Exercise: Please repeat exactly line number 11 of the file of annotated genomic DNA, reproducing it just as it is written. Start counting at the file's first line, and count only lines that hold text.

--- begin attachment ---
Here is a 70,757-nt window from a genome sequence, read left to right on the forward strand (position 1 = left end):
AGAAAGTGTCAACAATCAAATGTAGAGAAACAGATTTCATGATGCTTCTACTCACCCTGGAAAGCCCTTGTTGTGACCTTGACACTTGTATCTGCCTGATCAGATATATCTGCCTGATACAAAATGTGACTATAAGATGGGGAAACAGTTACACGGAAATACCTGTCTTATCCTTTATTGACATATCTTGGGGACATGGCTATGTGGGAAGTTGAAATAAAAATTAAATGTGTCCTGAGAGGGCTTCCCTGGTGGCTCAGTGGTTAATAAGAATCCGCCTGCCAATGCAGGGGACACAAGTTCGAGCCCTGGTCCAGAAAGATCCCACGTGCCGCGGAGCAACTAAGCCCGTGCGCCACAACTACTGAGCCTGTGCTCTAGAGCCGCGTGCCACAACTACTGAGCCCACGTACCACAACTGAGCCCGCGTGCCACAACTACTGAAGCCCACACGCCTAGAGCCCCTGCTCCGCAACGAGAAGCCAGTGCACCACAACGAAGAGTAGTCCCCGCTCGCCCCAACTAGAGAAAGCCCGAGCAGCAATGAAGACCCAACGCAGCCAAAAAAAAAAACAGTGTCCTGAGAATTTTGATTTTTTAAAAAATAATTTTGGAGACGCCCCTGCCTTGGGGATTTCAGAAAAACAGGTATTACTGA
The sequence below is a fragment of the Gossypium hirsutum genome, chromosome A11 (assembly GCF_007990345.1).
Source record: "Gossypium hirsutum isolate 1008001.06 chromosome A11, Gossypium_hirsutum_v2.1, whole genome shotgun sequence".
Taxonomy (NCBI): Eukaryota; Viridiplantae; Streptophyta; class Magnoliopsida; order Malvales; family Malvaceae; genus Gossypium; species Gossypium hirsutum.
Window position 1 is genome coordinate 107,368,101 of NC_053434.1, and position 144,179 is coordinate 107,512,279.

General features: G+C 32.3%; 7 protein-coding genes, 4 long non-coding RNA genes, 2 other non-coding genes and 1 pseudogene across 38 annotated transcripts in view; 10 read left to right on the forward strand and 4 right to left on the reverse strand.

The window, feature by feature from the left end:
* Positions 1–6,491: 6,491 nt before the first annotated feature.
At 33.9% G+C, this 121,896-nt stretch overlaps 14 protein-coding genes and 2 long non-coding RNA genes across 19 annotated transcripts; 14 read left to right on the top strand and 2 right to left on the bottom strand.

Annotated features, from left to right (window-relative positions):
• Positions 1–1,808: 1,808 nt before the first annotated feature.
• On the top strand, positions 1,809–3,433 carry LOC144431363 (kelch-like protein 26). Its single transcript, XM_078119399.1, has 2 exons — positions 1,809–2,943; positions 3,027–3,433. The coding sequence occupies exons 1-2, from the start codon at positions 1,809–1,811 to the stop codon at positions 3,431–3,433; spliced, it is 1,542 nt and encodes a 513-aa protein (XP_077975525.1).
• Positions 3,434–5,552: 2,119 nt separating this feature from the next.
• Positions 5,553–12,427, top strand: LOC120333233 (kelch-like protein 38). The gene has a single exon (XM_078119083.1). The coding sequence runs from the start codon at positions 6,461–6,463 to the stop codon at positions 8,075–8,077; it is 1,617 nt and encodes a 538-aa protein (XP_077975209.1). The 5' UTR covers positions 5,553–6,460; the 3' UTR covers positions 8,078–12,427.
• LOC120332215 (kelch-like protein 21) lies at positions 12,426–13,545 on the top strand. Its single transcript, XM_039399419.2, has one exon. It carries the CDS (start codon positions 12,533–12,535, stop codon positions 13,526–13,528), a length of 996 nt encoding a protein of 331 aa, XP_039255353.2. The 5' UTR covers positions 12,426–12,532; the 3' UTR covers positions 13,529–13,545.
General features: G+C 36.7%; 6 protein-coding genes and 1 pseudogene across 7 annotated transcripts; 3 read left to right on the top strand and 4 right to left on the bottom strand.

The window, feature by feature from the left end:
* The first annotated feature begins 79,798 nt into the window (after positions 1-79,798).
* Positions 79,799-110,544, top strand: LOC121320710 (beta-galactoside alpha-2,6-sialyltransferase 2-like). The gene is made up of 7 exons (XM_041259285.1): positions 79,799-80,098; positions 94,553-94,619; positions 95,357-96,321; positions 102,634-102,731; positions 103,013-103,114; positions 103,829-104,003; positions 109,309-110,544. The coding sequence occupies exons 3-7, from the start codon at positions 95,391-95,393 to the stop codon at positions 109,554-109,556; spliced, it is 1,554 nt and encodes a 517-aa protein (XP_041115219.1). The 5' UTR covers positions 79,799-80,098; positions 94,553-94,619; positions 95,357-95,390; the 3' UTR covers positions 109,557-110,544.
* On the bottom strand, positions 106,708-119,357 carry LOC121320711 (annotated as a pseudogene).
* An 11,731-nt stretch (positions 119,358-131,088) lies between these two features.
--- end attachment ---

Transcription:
Annotated features, from left to right (window-relative positions):